Statistics matter and how statistics are presented matter. Here we talk about how the Costa Rica murder rate in 2019 compares with its Central American neighbors.
This article has been updated for 2019.
One of the most frequent discussions on the expat social media groups in Costa Rica is about crime and safety. Time and time again someone not in Costa Rica asks about crime and it sets off a gigantic controversy among those of us here in-country.
You see a chasm opening up between those who say Costa Rica has very little or no crime and those who say Costa Rica is a crime-ridden hellhole.
The crime-ridden-hellhole guys deride the no-crime guys as “unicorns” and the no-crime guys call the crime-ridden people “angry” or “bitter”. They’re told they hate Costa Rica and need to leave. Ludicrous. Talk about contentious.
I mean, I can love Costa Rica and also talk about crime. Costa Ricans do it all the time. Loving something means being honest about it, not pretending it’s something it’s not. But I digress.
The truth lies somewhere between no-crime and crime-ridden, and is also very subjective.
If you’re coming from a village in rural Maine, for example, you’ll think Costa Rica more dangerous than your last home. But if you’re coming from, say, Baltimore, most parts of Costa Rica will feel like an oasis of tranquility.
The key is to remember that more often than not, the crime-denying “unicorns” are trying to sell something (usually real estate, but sometimes just their own peace of mind) and the crime-ridden-hellhole expats have personal experiences that skew their subjective.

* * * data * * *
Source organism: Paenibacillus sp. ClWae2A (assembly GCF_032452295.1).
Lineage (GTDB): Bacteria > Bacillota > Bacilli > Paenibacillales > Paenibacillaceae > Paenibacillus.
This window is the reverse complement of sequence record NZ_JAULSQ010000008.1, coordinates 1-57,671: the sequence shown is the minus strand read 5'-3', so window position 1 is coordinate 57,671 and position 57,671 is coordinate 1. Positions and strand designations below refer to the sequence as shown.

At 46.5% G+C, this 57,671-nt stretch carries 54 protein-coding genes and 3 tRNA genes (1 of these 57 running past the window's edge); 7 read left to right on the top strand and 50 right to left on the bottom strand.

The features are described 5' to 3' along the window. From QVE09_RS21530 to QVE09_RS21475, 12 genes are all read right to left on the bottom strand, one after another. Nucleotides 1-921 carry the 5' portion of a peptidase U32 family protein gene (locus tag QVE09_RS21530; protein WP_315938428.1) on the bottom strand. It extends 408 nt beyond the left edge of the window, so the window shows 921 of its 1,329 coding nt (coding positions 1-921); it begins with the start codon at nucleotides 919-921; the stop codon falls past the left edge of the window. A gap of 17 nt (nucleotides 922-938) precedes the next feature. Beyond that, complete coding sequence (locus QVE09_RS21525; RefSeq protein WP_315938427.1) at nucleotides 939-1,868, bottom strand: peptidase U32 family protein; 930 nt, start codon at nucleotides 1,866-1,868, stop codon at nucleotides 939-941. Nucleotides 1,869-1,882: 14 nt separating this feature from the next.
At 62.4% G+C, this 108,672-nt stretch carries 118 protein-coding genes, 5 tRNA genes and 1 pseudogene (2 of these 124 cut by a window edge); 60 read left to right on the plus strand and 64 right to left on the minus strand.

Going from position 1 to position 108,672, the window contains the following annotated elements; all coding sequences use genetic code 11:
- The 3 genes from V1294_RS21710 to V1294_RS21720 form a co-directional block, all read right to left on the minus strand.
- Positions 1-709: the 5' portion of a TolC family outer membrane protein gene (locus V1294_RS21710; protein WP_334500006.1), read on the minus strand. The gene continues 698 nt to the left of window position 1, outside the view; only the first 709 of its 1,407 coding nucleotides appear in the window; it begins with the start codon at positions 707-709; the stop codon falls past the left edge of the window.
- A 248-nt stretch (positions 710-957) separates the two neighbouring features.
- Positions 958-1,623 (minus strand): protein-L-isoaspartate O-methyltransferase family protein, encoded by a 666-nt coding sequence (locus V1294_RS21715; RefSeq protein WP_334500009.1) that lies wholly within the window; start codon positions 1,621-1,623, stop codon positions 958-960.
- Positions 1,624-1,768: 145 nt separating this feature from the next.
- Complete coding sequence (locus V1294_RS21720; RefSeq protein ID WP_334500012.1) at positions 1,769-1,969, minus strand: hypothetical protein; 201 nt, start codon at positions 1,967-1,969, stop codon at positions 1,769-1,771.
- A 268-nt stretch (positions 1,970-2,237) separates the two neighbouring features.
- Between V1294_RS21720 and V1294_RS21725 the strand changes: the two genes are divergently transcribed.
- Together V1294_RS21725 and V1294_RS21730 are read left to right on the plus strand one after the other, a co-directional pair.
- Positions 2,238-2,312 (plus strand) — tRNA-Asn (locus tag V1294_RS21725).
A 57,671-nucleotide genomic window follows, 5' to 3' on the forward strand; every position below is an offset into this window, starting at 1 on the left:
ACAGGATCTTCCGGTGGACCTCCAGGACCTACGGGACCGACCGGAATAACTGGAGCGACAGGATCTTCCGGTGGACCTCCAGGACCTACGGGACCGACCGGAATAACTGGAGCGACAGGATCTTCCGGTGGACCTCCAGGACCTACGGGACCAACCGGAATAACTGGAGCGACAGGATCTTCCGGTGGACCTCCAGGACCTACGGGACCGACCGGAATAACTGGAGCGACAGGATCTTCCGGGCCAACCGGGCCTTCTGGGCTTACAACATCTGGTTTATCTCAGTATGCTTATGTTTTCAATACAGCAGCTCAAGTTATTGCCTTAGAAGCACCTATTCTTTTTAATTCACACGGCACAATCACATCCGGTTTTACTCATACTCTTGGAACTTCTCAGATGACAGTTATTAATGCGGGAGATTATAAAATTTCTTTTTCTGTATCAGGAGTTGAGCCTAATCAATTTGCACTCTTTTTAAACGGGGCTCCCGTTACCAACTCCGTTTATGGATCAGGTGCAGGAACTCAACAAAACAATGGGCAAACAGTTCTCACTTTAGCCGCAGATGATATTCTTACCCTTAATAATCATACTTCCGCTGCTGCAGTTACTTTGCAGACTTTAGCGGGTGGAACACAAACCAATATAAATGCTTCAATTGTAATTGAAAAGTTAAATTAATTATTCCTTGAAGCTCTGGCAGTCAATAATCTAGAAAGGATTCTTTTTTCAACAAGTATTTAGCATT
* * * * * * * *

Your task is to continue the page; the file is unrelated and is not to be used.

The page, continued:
The honest answer is that Costa Rica is part of Central America and Central America is one of the most dangerous regions on earth.
That’s a simple fact.
Now, Costa Rica is one of the safest parts of Central America, but it’s still in the neighborhood and no one should sugarcoat that.
Is crime a concern in Costa Rica? Absolutely. Speak to any Costa Rican and they’ll tell you. Are you going to get murdered in your bed if you move to Costa Rica? The chances are overwhelming you won’t.
And it’s murder that’s key here. The conventional means to determine a country’s safety is by its homicide rate. Sure, a country can have the highest rate of car thefts in the world (Switzerland) or robberies (Belgium (wait, what?)), but it’s homicide that seizes people’s attention.
Costa Rica’s homicide rate in 2018 was 11.7 per 100,000. That means for every 100,000 people, 11.7 of them met their demise at the hands of somebody else (hey, statistics are rarely to the whole number).
It’s the standard way of measuring safety throughout the world, used by the United Nations Office on Drugs and Crime.
That 11.7 was down slightly on the previous year, which is great. The 2017 rate of 12.1 was the highest we’ve ever had here in Costa Rica. Even a slight dip is great news and we hope this continues in 2019.
But compared to other countries in Central America, Costa Rica has it good. El Salvador’s 2017 homicide rate was 51.0 per 100K, Honduras’s 40, Belize’s 35.9, and Guatemala’s 22.4. Panama had a lower homicide rate than Costa Rica last year with 9.6 homicides per 100,000 people.